2 thoughts on “Death by Sermon (Acts 20:1-12)

  1. Probably about sixteen(ish) years ago I read a book called “The Connecting Church.”
    It stressed the importance and value of getting together not only once a week with other believers.

    But encourage one another daily, as long as it is called “Today,” so that none of you may be hardened by sin’s deceitfulness. (Heb. 3:13 NIV)

    One practice that I heard about … maybe it was from the Willow Creek denomination people, is that they hold the meaty sermon service on Wednesdays for people that regularly attend the church. The “normal” Sunday aims to cater to new comers.

    Many years ago when I attended a church in Massachusetts I went through a period of time where I’d use the above scripture as a guideline … and I tried to call someone in the church each day.

    And even then I tried to have something spiritual to say. As for what we talk about at church what does scripture point us to?

    “What then shall we say, brothers and sisters? When you come together, each of you has a hymn, or a word of instruction, a revelation, a tongue or an interpretation. Everything must be done so that the church may be built up.” (1 Cor. 14:26 NIV)

    Though I’m not at all advocating “Sabbath observance” Isaiah wrote about having conversation on the Sabbath that might honor God.

    “If you keep your feet from breaking the Sabbath and from doing as you please on my holy day, if you call the Sabbath a delight and the LORD’s holy day honorable, and if you honor it by not going your own way and not doing as you please or speaking idle words,then you will find your joy in the LORD, and I will cause you to ride in triumph on the heights of the land and to feast on the inheritance of your father Jacob.” For the mouth of the LORD has spoken. (Isa. 58:13-14 NIV)

    A few people at TSF will discuss the things of God in conversation, but it almost seems as if bringing up Jesus is embarrassing.

    TSF is very, very good at not being pushy with religious ideas, but is there a downside if we forget to give honor to the God who has brought us together?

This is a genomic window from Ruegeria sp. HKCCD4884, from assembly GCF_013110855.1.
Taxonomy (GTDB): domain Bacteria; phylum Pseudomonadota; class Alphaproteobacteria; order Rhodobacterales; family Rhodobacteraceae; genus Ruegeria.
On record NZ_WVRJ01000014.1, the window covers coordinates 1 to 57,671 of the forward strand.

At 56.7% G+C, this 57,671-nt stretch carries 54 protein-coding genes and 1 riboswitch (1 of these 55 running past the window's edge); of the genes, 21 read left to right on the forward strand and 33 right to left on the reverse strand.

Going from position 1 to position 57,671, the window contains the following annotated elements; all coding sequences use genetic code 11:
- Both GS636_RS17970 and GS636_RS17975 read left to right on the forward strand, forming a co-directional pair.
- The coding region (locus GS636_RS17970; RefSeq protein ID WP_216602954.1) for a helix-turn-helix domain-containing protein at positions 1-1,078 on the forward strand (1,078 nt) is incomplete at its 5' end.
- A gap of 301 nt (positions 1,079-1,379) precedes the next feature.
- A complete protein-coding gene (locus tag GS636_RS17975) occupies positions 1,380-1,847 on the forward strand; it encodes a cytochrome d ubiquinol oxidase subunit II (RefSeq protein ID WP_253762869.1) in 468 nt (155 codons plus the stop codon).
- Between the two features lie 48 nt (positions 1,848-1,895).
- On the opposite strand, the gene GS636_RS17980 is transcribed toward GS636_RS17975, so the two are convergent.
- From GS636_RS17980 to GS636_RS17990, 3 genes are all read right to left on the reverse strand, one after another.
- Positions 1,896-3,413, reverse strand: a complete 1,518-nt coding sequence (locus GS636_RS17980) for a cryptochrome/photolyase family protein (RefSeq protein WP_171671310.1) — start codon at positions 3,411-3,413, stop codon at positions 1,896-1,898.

I’ve probably attended TSF at times regularly, at times sporadically for more than five years. Never been in a religious debate that I can remember. That is great.

    Yet is there a problem in that religious things or things of God aren’t that often discussed? A few people are great discussing such things. BK – an older man who preaches sometimes being one of those of people.

    Yet, I’m not faulting TSF, I know it isn’t perfect and I am glad to have attended some place that I didn’t have to get into arguments.

    Jesus gave two great commands to follow.
    1) Love God with all your heart, soul, mind and strength.
    2) Love your neigbor as yourself.

    Paul warned about arguing.

    As I urged you when I went into Macedonia, stay there in Ephesus so that you may command certain people not to teach false doctrines any longer or to devote themselves to myths and endless genealogies. Such things promote controversial speculations rather than advancing God’s work– which is by faith. (1 Tim. 1:3-4 NIV)

    Why did Paul warn about that? “The goal of this command is love, which comes from a pure heart and a good conscience and a sincere faith.” (1 Tim. 1:5 NIV) Where Paul wrote “The goal of this command is love” he again was bringing the main focus to where Jesus said it should be.